Popular Culture and Cold War - Research Article from Americans at War

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The Paranoid Style

The 1950s were a period of prosperity for American society. Many nations around the world felt the influence of American ways of life and the expressions of its culture. Yet despite American affluence, the spread of communism and the threat of global atomic war plagued Americans with a sense of constant threat both from within and without. Fiction, films, and other products of the culture reflected this fear of a possible communist invasion and atomic holocaust. The "paranoid style," which the scholar Richard Hofstadter defined as a recurrent feature of American politics culminating during the Cold War, also affected the cultural production of the era. With the end of the USSR, this paranoid style shifted its focus to the rise of international terrorism and, in the words of President George W. Bush, "the axis of evil"—a term that recalls President...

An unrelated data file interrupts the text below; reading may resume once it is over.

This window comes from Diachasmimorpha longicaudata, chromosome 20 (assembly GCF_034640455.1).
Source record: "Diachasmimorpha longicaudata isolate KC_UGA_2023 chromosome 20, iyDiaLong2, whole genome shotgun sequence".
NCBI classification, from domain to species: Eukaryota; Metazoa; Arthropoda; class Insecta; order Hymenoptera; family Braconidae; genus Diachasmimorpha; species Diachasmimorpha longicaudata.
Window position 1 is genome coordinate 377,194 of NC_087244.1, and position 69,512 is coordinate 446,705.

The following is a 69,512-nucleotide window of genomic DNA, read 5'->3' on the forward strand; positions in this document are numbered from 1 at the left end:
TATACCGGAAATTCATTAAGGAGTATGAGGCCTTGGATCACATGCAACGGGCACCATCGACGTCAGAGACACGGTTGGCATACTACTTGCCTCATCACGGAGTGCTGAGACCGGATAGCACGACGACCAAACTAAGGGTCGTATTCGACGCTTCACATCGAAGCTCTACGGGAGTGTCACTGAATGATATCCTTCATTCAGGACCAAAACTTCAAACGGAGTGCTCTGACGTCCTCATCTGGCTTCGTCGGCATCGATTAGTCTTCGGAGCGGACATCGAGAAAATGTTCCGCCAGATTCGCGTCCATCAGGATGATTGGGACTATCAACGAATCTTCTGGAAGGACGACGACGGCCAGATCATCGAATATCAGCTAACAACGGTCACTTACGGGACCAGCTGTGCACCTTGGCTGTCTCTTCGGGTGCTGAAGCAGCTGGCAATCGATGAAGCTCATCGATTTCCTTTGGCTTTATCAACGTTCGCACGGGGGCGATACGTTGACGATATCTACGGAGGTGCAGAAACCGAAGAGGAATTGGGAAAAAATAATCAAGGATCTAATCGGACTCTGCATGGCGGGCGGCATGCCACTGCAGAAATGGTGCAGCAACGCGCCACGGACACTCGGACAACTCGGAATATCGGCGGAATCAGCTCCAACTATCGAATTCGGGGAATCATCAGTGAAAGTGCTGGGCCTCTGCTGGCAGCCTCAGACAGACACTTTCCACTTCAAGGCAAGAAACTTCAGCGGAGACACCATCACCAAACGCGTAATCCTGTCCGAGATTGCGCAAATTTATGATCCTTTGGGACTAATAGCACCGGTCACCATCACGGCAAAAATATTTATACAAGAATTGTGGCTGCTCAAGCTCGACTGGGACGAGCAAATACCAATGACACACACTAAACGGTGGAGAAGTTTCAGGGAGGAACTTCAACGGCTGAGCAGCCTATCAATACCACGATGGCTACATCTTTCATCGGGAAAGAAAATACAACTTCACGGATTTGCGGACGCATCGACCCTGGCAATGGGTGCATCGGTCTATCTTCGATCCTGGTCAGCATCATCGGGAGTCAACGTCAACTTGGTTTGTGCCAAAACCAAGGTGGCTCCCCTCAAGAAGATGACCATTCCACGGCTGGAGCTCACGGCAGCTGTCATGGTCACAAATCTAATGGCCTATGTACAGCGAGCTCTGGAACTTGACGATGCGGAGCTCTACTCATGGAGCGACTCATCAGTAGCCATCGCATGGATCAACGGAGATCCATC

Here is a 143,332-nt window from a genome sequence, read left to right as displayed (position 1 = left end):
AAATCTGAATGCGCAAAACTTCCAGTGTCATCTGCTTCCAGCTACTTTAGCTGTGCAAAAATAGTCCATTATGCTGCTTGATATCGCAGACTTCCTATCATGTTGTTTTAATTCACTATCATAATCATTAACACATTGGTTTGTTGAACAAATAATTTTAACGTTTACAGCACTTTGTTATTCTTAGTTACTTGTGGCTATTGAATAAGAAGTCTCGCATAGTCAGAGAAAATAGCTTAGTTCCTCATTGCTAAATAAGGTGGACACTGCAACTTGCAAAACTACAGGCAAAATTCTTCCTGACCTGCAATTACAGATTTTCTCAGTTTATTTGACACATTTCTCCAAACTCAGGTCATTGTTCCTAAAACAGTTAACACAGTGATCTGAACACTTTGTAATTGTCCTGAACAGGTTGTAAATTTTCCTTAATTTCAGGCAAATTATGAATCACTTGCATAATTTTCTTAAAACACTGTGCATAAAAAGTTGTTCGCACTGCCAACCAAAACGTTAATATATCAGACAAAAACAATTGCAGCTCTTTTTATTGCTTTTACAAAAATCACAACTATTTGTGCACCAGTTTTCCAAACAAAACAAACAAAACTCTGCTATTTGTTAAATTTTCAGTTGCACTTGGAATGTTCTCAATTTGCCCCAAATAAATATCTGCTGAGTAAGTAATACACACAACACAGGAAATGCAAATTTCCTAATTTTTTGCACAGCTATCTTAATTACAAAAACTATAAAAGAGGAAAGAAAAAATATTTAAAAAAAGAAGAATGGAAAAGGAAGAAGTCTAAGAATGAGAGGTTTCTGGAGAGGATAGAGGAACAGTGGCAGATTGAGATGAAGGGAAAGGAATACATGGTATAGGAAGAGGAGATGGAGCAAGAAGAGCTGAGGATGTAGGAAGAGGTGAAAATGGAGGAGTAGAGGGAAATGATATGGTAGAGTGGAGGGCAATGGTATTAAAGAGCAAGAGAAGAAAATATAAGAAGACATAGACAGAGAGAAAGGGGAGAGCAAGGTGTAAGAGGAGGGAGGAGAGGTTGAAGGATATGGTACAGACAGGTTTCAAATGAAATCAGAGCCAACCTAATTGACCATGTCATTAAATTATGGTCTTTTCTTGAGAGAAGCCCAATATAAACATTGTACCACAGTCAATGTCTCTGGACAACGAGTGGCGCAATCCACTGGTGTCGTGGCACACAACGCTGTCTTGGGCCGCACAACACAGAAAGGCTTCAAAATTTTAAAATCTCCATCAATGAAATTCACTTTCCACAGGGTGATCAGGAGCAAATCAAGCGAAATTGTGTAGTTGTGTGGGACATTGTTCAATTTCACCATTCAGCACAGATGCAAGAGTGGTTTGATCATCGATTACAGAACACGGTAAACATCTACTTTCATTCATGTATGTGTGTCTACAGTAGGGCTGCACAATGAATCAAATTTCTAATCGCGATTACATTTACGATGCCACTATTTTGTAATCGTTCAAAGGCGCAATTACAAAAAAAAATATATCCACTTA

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This section contains 1,698 words
(approx. 6 pages at 300 words per page)
Buy the Popular Culture and Cold War Encyclopedia Article
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Americans at War
Popular Culture and Cold War from Americans at War. Copyright © 2001-2006 by Macmillan Reference USA, an imprint of the Gale Group. All rights reserved.
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